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Exhibiting interpretational and representational validity


A natural language argument may be valid in at least two nonequivalent senses: it may be interpretationally or representationally valid (Etchemendy in The concept of logical consequence. Harvard University Press, Cambridge, 1990). Interpretational and representational validity can both be formally exhibited by classical first-order logic. However, as these two notions of informal validity differ extensionally and first-order logic fixes one determinate extension for the notion of formal validity (or consequence), some arguments must be formalized by unrelated nonequivalent formalizations in order to formally account for their interpretational or representational validity, respectively. As a consequence, arguments must be formalized subject to different criteria of adequate formalization depending on which variant of informal validity is to be revealed. This paper develops different criteria that formalizations of an argument have to satisfy in order to exhibit the latter’s interpretational or representational validity.

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  1. The problem of systematizing logical formalization has also been addressed from a different angle in the literature. Instead of developing criteria of adequate formalization, authors as Davidson (1984), Chomsky (1977), Massey (1975), or Montague (1974), implicitly or explicitly subscribe to the ambitious project to define effective formalization procedures. This second thread in the formalization literature will be sidestepped in this paper.

  2. Two FOL formulas \(\phi \) and \(\psi \) are said to be unrelated iff neither \(\phi \) is a specification of \(\psi \) nor vice versa and there does not exist a formula \(\chi \) that is a specification of both \(\phi \) and \(\psi \). For the relevant notion of specification cf. (Brun (2004), p. 320) or (Lampert and Baumgartner (2010), pp. 89–90).

  3. For details on this model-theoretic background cf. any textbook, e.g. (Chiswell and Hodges (2007), Sect. 7.3); Barwise and Etchemendy (1999, Sect. 18.2).

  4. Similarly, (Shapiro (1998), p. 137).

  5. Essentially, this is what (Shapiro (2005), p. 663) dubs the blended view of models. I prefer to stick to Etchemendy’s original label “interpretational view”, because it emphasizes the core difference from the representational view.

  6. Cf. e.g. (Brun (2004), p. 210), (Baumgartner and Lampert (2008), p. 108). Correctness can also be defined syntactically. In this paper, I am only going to use the semantic variant of correctness. For details on the syntactic one cf. Baumgartner and Lampert (2008).

  7. Correspondence schemes have a very different function in the representational framework. In that framework they fix the interpretation of formal languages. Cf. Sect. 4 below.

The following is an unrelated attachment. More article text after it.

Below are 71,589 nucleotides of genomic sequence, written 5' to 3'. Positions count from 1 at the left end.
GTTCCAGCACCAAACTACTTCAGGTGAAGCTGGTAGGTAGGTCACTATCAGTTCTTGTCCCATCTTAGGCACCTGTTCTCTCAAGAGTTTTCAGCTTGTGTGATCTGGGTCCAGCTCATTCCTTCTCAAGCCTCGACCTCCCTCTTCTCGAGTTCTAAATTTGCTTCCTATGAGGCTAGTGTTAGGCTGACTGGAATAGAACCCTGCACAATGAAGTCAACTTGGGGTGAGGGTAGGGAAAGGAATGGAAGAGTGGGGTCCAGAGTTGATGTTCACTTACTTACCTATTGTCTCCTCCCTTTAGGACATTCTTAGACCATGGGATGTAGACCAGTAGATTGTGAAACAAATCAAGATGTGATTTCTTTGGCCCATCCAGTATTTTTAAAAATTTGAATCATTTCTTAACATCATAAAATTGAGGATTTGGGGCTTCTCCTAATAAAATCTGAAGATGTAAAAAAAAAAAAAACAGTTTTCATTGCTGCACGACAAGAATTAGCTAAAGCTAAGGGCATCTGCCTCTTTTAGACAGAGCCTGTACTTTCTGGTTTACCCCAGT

8. As we shall see in Sect. 4, (\(r\)-COR) faces an analogous termination problem. Cf. also (Baumgartner and Lampert (2008), p. 97).

  9. In this respect the version of \(r\)-correctness presented here differs considerably from the versions developed by Blau (1977) and Brun (2004), who both only require correspondence of truth conditions relative to the subset of models \(\mathfrak{M }^{\scriptscriptstyle \phi }_k\) that provide what Blau and Brun call suitable interpretations of \(\phi \). For a detailed criticism of this latter approach cf. Baumgartner and Lampert (2008).

  10. According to the convention adopted in Sect. 3, I say that arguments and their formalizations are true if they are truth-preserving in corresponding possible worlds and models, respectively, and false otherwise.

  11. In Baumgartner and Lampert (2008), we argue that, from the representational perspective, there is no clear distinction between logical formalization and semantic analysis.

  12. In this regard, \(r\)-correctness differs significantly from \(i\)-correctness. While formalizations of a statement \(\varPhi \) that introduce arbitrary tautologous elements not contained in \(\varPhi \) cannot be seen to model\(^*\) permissible reinterpretations of \(\varPhi \), formalizations of \(\varPhi \) model\(^*\) the truth conditions of \(\varPhi \) even if they feature an excessive tautologous surplus, provided that (IN) is respected.


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I am particularly indebted to Timm Lampert for countless discussions about the topics of this paper and for our common work on logical formalization. Moreover, I thank Wolfgang Spohn, Jochen Briesen, Alexandra Zinke, Brian Leahy and the anonymous referees of this journal for helpful comments on earlier drafts. Finally, the paper has profited from discussions with audiences at two research colloquia at the Humboldt University Berlin and the University of Konstanz.

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Correspondence to Michael Baumgartner.

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Baumgartner, M. Exhibiting interpretational and representational validity. Synthese 191, 1349–1373 (2014).

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  • Logical formalization
  • Logical validity
  • Interpretational validity
  • Representational validity
  • Argument reconstruction
  • Etchemendy